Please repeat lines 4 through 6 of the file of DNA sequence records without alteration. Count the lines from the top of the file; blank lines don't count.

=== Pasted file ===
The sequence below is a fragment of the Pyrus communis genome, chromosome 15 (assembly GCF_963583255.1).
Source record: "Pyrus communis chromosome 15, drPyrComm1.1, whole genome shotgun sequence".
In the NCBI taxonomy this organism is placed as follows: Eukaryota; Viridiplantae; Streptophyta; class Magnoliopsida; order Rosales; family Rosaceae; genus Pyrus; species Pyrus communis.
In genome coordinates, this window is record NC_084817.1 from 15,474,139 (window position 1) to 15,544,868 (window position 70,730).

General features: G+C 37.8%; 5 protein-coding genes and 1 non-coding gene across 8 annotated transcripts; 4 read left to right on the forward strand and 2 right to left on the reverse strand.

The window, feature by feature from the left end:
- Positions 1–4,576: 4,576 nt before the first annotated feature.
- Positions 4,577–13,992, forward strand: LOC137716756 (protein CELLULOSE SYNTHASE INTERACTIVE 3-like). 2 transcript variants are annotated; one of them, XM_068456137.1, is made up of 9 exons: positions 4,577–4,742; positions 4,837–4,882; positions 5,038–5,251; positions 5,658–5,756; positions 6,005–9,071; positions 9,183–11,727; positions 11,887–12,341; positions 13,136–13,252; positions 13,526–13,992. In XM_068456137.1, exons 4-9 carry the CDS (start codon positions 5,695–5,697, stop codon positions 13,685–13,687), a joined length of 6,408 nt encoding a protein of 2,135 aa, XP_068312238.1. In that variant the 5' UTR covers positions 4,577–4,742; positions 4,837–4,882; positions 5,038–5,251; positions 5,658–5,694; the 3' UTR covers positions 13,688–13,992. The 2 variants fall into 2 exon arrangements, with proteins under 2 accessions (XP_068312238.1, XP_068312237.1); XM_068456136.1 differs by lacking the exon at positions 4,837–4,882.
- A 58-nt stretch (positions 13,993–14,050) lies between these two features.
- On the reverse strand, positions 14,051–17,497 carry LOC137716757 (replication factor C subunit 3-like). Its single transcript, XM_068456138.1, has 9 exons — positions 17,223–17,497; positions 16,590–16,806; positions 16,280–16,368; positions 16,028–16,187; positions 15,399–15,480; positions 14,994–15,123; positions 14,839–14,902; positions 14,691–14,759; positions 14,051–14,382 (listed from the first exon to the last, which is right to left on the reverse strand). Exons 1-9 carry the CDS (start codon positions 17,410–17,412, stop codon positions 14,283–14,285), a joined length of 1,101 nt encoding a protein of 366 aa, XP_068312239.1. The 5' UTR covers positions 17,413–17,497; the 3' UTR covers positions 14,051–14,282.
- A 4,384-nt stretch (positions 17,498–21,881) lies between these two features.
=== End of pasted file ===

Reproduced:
In genome coordinates, this window is record NC_084817.1 from 15,474,139 (window position 1) to 15,544,868 (window position 70,730).

General features: G+C 37.8%; 5 protein-coding genes and 1 non-coding gene across 8 annotated transcripts; 4 read left to right on the forward strand and 2 right to left on the reverse strand.

The window, feature by feature from the left end: